Law is one hell of a programming language, you as a developer will always have trouble understanding it and the lawmakers will always have trouble understanding development processes.
I wanted to ask you about OSS licenses and their usage in proprietary software and vice-versa. We have very many great OSS licenses, like GPL, LGPL, BSD, MIT, MPL, ASL, etc. But what is that area they cover in development terms and what are you allowed to do with this software?
Let’s start with one of the most popular licenses – the GPL family. Basically, you can use it for your own good, but the source always has to be open and any changes you make, must be made public, IF you release your software to public (in any other form than source). Also any derivative work has to be licensed under GPL. LGPL is less restrictive and you can use this code in your proprietary software as a library.
BSD and MIT on the other had does not restrict you almost anything, you only have to say that you based your work on some other guys code and not to bother releasing the source.
So the question is – how far can you go? For example, nobody has set a borderline for LGPL, to when the work is considered derivative.
Let’s look at the issues:
- Context of linking – in developers terms you can say that you are using a has_a relation mostly, but it depends on the language and it depends on the direction. Say you want your proprietary software to use a cairo graphics rendering – so it might be a has_a relation. But then you want cairo to render on your proprietary surface :). Opposite direction, completely different context. Even better one – ATI or Nvidia video drivers in Linux (proprietary modules in open-source system). You can also take a LGPL licensed PHP class and extend it with your code. Does it count as a derivative work or it’s still “using a library”? It’s not a has_a relation, it’s inheritance.
- Inheritance – people have talked about this, but there is no strong opinion. Some say it’s derivative work, some say it’s not, and that it depends on the language/environment.
- Dynamic linking – you are not changing the code in any way, you are just plugging it into your software, or the other way around (think again about the ATI and Nvidia kernel modules in linux)
- Static linking – almost the same, but you are enclosing the OSS license covered binary blob into your proprietary software. Does it count as a derivative work?
- Environment – in the world of scripting languages (like PHP), everything stays in non binary form, so you can still say that you are using a library, not making a derivative work. In native software, you can link things together – statically or dynamically. But, in the terms of kernel development, everything ends up in the RAM as a chunk of bits and bytes, working together in harmony. OSS has been compiled into machine code as well as proprietary code, and the crazy CPU is just jumping between instructions like hell, without any division of which part of the blob is GPLed and which one is not. Of course, the division stays on the file system, and I’m not going to exaggerate the context here…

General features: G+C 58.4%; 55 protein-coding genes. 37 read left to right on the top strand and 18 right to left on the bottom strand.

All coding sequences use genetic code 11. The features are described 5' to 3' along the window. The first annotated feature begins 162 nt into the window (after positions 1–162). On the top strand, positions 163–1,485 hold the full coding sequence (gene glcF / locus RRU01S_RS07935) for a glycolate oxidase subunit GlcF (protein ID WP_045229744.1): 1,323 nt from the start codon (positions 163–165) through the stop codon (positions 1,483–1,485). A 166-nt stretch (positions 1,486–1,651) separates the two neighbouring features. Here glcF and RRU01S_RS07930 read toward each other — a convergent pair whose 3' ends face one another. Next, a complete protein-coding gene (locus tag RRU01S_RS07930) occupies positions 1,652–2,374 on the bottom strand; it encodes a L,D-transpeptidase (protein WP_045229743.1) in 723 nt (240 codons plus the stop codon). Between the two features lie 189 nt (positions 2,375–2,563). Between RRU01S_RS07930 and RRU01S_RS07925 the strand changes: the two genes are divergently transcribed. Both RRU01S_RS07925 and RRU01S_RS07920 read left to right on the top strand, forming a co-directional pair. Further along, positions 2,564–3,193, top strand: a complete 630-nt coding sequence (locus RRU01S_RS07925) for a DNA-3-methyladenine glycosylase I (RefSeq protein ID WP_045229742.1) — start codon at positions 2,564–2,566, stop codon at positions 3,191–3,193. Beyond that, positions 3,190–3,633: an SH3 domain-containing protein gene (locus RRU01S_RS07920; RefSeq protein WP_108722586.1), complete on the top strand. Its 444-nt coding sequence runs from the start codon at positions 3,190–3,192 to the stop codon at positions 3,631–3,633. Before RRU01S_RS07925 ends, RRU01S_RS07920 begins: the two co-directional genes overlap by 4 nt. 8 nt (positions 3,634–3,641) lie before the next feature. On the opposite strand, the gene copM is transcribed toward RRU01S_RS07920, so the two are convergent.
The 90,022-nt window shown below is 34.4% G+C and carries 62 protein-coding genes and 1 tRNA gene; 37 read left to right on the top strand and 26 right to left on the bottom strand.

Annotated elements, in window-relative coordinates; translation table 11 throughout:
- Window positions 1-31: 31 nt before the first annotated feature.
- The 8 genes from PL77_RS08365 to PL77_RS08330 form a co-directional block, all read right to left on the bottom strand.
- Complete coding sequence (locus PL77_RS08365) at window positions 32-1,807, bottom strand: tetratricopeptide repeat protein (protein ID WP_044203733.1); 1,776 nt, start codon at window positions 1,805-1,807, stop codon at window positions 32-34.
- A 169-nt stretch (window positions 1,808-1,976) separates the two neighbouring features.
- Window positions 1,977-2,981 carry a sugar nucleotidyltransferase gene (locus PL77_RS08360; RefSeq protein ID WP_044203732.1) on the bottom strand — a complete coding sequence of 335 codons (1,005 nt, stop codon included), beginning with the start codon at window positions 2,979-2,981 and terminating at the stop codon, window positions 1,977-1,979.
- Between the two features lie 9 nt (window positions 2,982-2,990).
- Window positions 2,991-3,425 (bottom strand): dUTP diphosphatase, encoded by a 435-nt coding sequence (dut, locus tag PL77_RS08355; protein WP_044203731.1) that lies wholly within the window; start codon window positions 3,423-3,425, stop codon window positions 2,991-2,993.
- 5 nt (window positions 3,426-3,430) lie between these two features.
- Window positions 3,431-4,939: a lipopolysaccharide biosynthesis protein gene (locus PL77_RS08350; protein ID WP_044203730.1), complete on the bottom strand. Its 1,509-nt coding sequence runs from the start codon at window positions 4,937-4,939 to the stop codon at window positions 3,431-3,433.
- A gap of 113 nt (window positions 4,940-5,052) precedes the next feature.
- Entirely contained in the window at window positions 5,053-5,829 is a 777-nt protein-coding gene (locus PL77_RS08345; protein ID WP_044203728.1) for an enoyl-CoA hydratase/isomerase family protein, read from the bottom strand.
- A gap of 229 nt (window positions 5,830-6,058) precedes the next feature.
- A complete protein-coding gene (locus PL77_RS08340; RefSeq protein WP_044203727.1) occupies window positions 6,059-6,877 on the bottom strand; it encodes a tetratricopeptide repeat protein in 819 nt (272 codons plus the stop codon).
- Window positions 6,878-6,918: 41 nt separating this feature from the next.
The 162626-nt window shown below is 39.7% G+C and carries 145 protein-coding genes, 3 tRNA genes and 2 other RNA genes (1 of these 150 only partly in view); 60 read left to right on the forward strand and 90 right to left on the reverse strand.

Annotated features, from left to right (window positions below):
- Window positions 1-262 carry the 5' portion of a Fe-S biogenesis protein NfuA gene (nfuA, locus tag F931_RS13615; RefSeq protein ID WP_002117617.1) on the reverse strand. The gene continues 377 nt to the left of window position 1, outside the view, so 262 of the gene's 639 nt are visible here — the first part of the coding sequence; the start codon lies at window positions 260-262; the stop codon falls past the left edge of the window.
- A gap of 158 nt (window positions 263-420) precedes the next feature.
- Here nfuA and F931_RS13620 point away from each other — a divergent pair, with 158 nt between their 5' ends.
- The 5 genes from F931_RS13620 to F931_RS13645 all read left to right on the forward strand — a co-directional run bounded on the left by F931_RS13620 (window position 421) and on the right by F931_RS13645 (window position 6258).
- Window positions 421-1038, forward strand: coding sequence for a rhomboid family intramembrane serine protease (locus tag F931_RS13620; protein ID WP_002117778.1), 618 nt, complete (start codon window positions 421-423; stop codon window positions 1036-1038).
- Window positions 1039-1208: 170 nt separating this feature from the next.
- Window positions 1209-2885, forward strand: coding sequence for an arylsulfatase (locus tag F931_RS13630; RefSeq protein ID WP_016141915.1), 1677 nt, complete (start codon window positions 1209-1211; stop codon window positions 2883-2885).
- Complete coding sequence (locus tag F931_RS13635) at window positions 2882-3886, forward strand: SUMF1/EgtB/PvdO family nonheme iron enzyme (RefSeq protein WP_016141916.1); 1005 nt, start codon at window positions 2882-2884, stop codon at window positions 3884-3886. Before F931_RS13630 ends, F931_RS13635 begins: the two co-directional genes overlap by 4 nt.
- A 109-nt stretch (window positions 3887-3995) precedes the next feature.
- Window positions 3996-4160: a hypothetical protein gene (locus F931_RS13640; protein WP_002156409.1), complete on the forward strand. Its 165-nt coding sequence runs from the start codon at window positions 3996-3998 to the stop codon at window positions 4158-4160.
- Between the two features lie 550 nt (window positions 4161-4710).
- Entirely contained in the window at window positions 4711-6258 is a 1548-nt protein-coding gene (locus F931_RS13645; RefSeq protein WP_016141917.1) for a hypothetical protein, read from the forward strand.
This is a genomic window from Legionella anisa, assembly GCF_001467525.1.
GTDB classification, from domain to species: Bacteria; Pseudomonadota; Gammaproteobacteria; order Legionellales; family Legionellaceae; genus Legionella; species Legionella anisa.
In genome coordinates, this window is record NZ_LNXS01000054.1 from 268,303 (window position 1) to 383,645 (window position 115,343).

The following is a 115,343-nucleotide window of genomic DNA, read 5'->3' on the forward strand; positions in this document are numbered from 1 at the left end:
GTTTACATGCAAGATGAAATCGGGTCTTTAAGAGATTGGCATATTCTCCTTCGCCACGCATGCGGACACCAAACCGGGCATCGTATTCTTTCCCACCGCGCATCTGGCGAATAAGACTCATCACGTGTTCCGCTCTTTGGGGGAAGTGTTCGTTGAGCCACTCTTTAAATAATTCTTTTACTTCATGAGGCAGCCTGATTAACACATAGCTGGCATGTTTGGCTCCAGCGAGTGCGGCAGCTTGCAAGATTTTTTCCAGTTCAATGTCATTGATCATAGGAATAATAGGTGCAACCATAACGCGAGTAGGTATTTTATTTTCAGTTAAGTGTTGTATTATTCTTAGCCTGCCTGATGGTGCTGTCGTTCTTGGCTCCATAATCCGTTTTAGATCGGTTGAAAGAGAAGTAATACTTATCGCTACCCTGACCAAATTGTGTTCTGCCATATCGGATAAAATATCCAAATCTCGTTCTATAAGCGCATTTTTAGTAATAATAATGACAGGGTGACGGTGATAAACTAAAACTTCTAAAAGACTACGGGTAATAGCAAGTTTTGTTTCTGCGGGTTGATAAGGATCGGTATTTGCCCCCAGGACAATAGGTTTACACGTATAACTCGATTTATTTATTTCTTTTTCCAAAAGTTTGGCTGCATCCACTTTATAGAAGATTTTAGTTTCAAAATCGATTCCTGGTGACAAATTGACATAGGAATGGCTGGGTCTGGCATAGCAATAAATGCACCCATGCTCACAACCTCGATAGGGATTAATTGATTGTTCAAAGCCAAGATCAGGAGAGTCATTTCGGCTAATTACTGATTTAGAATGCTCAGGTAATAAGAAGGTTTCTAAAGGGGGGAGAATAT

Where is the boundary between OSS code and proprietary? Is it defined by directory structure or division in different files? How do you define the border between derivative work in software terms? Is it a mutual agreement between developers on some shady bulletin board? I could even say that any software running on Linux is a derivative work, because you are using kernel functions.
So I wanted to make things clear, and I haven’t done it yet, and this is where I would like to ask your to participate, to build this table of do’s and dont’s:
|Dynamically link open-source into proprietary||No?||Yes||Yes||Yes|
|Dynamically link proprietary into open-source||Yes?||Yes?||Yes||Yes|
|Statically link open-source into proprietary||No?||No?||Yes||Yes|
|Statically link proprietary into open-source||No?||No?||Yes||Yes|
|Copy the open-source code into proprietary one without releasing proprietary code to public||No||No||Yes?||Yes?|
|Change the open-source code without releasing changes to public||No||No||Yes?||Yes?|
|Inherit proprietary from open-source without releasing proprietary code to public||No||No||Yes?||Yes?|
|Simply re-sell the open-source code or binaries||No||No||Yes?||Yes?|
|Deliver legal information (original license, information about original software and authors) with derivative work||Yes||Yes||Yes?||No?|
I would like to hear your opinions, real life experience with these issues, and I would be more than happy if you could help me to finish this table. Also if anyone is interested, I can add some more OSS licenses to this table and some more issues if anyone of you comes up with something important.
Just to add some more reading. Here is a link that inspired me: Comparison of OSS licenses